Admirers of Lee Upset by Cemetery Expansion PlanANNE GEARAN , Associated Press
Jul. 3, 1995 1:51 AM ET
ARLINGTON, VA. ARLINGTON, Va. (AP) _ Before Arlington National Cemetery was a burial ground for soldiers and a slain president, Southerners venerated the land as Robert E. Lee's home, the spot where he cast his lot with the Confederacy.
Lee's hilltop mansion, Arlington House, is ringed on three sides by row upon row of simple white headstones. And now that the cemetery is running out of ground for new graves, a plan to use a small park behind the house has rankled many Lee admirers, historians and mansion tour guides.
``I think it is most unfortunate and sad,'' said Elizabeth Shearer, a volunteer guide who for 30 years has led school children on educational tours through the mansion.
``It will do away with the beauty of the place. We're trying to show how people lived in 1861, and you didn't have all the trees cut down at that time.''
America's best-known military cemetery was born of Union spite. How better to snub the South than to bury Yankee soldiers on the lawn of Lee's plantation, reasoned Union Gen. Montgomery Meigs. Meigs and his only son, who was killed in battle in the Shenandoah Valley, are buried there together.
Today 245,000 veterans or their families are buried at the cemetery.
Unless the cemetery acquires more land, it will run out of grave space in 2025. Already family members are buried one coffin atop another.
Veterans could choose other cemeteries, and will have to when Arlington is full, said Arlington superintendent John C. Metzler Jr.
``But there's only one Arlington,'' he said. ``The inevitable will happen someday. But it is my job to postpone that day as long as possible.''
In February, the Park Service and the Army, which operates the cemetery, signed an agreement that would transfer about 12 acres of the Arlington House grounds to the cemetery. The plan _ which would allow burials to continue for about five more years _ requires environmental studies and Congressional approval.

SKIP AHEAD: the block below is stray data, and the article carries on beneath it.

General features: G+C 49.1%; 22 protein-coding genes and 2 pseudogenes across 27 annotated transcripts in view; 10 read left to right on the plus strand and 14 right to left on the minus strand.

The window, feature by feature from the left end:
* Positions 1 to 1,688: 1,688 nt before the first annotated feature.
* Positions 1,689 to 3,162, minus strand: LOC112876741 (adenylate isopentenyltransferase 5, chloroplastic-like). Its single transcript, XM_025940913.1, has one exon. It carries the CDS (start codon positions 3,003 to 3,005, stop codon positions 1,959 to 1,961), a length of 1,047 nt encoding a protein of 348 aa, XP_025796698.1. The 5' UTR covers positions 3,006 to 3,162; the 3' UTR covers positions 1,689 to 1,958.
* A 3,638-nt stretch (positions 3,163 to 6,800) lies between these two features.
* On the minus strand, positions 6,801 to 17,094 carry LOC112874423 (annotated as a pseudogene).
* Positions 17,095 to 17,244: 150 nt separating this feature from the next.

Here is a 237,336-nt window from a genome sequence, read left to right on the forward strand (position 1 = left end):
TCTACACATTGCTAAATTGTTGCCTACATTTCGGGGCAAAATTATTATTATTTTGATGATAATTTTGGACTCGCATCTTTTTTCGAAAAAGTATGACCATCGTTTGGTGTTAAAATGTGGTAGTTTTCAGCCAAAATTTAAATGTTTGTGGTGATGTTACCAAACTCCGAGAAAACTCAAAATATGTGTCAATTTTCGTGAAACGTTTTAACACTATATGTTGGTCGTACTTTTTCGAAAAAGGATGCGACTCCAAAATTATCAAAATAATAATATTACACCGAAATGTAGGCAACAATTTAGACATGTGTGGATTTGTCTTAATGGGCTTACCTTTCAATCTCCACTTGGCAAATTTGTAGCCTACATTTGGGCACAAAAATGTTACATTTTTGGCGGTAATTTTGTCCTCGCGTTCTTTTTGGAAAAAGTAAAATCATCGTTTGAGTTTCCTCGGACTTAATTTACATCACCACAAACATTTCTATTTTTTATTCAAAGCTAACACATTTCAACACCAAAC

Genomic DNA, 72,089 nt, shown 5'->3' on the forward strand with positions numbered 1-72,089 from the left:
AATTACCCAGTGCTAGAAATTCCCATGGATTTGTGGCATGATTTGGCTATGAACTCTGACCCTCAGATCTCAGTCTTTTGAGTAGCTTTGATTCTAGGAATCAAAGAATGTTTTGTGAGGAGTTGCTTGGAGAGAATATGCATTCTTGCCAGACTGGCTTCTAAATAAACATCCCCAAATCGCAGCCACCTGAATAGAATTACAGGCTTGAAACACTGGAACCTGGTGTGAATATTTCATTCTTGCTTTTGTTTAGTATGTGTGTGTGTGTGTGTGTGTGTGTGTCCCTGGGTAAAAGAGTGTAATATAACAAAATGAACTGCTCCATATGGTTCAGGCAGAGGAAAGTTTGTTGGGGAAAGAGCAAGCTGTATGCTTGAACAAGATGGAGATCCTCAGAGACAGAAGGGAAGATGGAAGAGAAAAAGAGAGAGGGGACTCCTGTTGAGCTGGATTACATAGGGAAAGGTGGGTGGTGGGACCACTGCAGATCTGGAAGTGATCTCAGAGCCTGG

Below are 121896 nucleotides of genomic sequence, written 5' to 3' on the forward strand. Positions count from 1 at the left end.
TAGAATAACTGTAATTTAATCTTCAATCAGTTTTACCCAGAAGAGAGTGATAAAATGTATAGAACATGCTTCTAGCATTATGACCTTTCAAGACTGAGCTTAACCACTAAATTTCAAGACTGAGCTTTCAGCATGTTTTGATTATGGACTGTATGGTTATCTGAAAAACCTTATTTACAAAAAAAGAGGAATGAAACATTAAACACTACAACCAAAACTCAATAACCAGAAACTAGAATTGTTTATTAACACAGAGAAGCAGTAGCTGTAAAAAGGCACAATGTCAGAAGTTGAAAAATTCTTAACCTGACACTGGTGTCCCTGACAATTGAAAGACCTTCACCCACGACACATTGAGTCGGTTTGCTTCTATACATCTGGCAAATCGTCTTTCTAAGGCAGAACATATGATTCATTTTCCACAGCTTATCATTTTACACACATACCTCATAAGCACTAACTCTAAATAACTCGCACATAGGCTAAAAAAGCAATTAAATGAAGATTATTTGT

The Army has promised to conduct an archaeological study before taking the land, and anything of true value, including the oldest trees, would be saved, Metzler said.
That's of little comfort to Mrs. Shearer. She says too much history would be destroyed for what is only a short-term fix to the Arlington grave shortage.
All that remains of the Arlington House grounds as the Lees knew them is a steep ravine with 200-year-old trees behind the mansion, Mrs. Shearer says.
Arlington House was built in 1817 by George Washington Parke Custis, the adopted grandson of George Washington.
Custis' granddaughter, Mary Custis, inherited the 1,100-acre estate. After marrying Lee in 1831, the couple lived there for 30 years. Six of their seven children were born there.
Lee once wrote to a cousin that at Arlington House ``my affections and attachments are more strongly placed than at any other place in the world.''
In April 1861, Lee faced a wrenching choice. He knew that if he fought for Virginia and the South, his house would be vulnerable to seizure by federal troops.
``And he knew if he left, he probably would not come back,'' said Frank Cucurullo, a National Park Service historian at Arlington House.
Virginia seceded from the Union on April 17. On April 20, in an upstairs bedroom at Arlington House, Lee wrote a letter resigning his U.S. Army commission.
In a letter to a friend, Mrs. Lee wrote that her husband had ``wept tears of blood over this terrible war, but as a man of honor and as a Virginian, he must follow the destiny of his state.''
Union troops took Arlington House a month later. The Lees, who spent the war years in Richmond, never set foot in it again.
Mrs. Lee was bitter at losing the mansion, but Lee, by all accounts, accepted it philosophically.
Even in his lifetime, the cemetery began to be a symbol of healing rather than division, Metzler said. Confederate dead were reburied there after the war, along with Union soldiers, including 2,111 unknown Union soldiers buried in a common grave.
``Lee's motto was basically, `Let the past be but the past,''' said Taylor Sanders, historian at Washington & Lee University, where Lee taught after the war and where he is buried.
``He also believed that although we should look forward, it is history that teaches us to hope.''